*ϕ*) is the fraction of the tumor resistant or relatively resistant to the therapy in each model. Although the constant fraction or exponential model represents the exponential decrease we have reported before (4–8), the other two models—constant number and tumor surface—represent nonexponential models.

The analysis of clinical data is summarized in Table 2 (9–17). The measurements in the case of prostate cancer and multiple myeloma are “volumetric,” because serum PSA (in patients with prostate cancer) and M protein levels (in patients with multiple myeloma) were used as the measures of tumor quantity. The rest of the trials used RECIST guidelines to assess efficacy, so that the sums of the longest linear diameters of the tumor masses assessed radiographically were the measures of tumor quantity. The data from each individual patient was fit to all equations in Table 1. The results of this attempt, summarized in Table 2, show the one equation that best fit each dataset from 2,027 patients. In actual practice, we analyze the constant fraction (exponential) equation more accurately than shown in Table 1—with four derivations (4–8) that appear in Table 2 as *dx*, *gx*, *gd*, and *g* + *d* + *Φ*. In cases where growth was not detected—only tumor shrinkage—the equation simplifies to *e*^{−}* ^{dt}* (

*dx*in Table 2), given no growth has occurred and the exponential growth portion of the equation,

*e*, can be ignored. Similarly, where only tumor growth without shrinkage was observed, the equation simplifies to

^{gt}*e*(

^{gt}*gx*in Table 2), the exponential decay portion of the equation,

*e*

^{−}

*, having been removed. The terms*

^{dt}*gd*and

*g*+

*d*+

*Φ*refer to the equations used in cases, where there is simultaneous occurrence of an exponential decrease of the sensitive tumor fraction and an exponential increase of the resistant or relatively resistant tumor fraction. The full equation, termed

*g*+

*d*+

*Φ*in Table 2 and shown in Table 1 as [

*ϕ*•

*e*

^{−}

*+ (1 −*

^{dt}*ϕ*) •

*e*], includes

^{gt}*Φ*, the fraction of cells sensitive to the therapy and (1 −

*Φ*) the fraction of cells resistant or relatively resistant to the therapy. The

*gd*model is a simplified version that is a sum of the two exponentials. From the data in Table 2, it is clear that models with exponential tumor regression best fit the data for widely different treatments. Examples of such best fits are depicted in Fig. 4, which shows individual patient tumor measurement data modeled by the equations listed for each figure. As can be seen in Table 2, the various forms of the exponential equations modeled the data best in more than 80% of patients. The same is true if one limits the analysis to only those 385 cases where tumor regression without growth was observed. In this group, the data from 361 (93%) were fit best by the exponential equation. Six examples of exponential regression are depicted in the top two rows of Fig. 4, with three examples of patient data fitting the nonexponential regression equations shown in the bottom row.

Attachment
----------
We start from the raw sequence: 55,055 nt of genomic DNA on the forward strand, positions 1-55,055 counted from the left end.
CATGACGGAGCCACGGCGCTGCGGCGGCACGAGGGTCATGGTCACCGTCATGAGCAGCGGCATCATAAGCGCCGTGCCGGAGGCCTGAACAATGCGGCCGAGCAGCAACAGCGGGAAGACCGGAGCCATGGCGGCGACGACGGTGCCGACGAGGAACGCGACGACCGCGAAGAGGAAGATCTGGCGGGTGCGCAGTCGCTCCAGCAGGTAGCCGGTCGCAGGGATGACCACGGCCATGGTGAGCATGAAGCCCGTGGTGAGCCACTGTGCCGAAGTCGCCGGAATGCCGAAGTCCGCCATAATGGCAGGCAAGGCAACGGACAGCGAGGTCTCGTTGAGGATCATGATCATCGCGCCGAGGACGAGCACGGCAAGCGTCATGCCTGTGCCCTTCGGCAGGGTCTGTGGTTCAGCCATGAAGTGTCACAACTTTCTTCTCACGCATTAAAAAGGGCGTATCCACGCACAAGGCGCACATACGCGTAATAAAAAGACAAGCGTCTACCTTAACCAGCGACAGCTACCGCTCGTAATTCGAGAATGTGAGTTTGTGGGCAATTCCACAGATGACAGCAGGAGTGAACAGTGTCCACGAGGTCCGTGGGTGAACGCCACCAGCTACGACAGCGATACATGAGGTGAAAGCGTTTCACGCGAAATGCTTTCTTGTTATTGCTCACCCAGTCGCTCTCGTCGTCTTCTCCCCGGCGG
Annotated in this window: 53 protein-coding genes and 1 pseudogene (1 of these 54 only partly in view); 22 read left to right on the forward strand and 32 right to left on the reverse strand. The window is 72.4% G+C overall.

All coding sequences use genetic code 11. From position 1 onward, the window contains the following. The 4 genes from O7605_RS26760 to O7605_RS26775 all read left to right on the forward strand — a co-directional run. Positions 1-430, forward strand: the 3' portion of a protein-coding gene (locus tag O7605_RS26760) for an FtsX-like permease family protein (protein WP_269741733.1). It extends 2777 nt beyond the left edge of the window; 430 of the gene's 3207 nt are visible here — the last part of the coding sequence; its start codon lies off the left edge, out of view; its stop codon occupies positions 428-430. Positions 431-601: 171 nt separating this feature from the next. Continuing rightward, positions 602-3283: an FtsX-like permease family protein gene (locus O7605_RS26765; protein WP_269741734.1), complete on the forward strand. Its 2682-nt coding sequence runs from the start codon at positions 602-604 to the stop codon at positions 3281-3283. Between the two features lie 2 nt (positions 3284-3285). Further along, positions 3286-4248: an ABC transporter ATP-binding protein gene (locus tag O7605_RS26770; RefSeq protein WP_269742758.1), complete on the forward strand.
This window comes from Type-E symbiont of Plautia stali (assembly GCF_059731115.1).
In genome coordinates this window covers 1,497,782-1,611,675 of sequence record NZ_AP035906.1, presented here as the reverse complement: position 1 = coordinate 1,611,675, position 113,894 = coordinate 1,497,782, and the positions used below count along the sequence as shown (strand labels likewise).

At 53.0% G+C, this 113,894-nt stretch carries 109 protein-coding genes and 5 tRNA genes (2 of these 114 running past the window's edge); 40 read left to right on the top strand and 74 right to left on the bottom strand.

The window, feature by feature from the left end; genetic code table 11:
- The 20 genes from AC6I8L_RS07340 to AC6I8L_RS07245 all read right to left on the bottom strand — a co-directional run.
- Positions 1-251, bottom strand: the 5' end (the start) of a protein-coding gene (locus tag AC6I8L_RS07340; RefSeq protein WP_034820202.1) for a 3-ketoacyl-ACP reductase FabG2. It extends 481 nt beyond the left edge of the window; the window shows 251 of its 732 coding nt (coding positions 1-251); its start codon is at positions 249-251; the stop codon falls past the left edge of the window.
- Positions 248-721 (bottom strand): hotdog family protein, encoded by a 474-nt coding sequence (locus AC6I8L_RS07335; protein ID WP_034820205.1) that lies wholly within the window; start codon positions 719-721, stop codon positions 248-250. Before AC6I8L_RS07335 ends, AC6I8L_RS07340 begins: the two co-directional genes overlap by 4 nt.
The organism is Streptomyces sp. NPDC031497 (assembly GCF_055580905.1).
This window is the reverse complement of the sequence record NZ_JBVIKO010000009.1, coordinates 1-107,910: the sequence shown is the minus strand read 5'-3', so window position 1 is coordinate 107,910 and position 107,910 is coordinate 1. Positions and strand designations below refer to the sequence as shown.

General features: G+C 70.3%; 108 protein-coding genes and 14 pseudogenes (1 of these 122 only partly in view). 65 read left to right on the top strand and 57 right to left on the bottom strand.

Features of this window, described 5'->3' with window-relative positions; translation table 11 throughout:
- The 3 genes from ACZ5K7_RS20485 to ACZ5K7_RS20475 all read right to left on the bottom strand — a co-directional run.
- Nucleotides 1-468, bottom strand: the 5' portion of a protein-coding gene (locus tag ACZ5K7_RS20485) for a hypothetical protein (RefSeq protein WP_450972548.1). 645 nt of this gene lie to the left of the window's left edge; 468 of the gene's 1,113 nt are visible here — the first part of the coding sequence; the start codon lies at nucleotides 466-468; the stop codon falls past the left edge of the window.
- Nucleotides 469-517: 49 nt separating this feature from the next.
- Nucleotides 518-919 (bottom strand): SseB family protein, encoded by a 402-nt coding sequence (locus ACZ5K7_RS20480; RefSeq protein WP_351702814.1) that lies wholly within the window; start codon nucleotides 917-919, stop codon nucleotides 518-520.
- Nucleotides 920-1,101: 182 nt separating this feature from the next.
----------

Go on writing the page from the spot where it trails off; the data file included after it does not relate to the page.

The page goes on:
## Discussion

We have discussed several models that describe how cell death could occur when a treatment is applied to a cancer. Analysis of data from various clinical trials suggests that models (equations), in which the regression or decay of tumor occurs exponentially, best describe the rate of cell death in human tumors. These results establish, in a diverse group of human cancers treated with a diverse group of therapies, the validity of Skipper's original observation in an L1210 leukemia model, albeit at a much slower rate (1, 2). An exponential decrease in the quantity of tumor cells means that with each successive treatment the same fraction of cells is killed every time.

Exponential decay is observed in one step in radioactive decay, where the probability for decay of an unstable element to another stable element is unchanged as time passes (18). If the decay is not exponential, either the substance is a mixture of elements that have different decay rates or the elements decay into intermediate states, which in turn decay to the final stable element. In this latter case, the decay is not exponential in time, but a sum of exponentials on a time scale. If all transition rates are the same, the model can be solved explicitly as shown in the Supplementary Information. In this case, the solution is described by a power of time multiplied by an exponential (19). Another biologic phenomena in which a fractional or exponential kill occurs is with antibiotics and bacteria (20). In this case, the quantity of viable bacteria also decreases exponentially with each drug application. In contrast, nonexponential laws, reflecting the existence of more than one rate-limiting process have been observed in the case of the age dependence of cancer incidence (19, 21). In this case, more than one gene mutation is needed for cancer to occur and the incidence curves are not exponential but rather are described by power laws.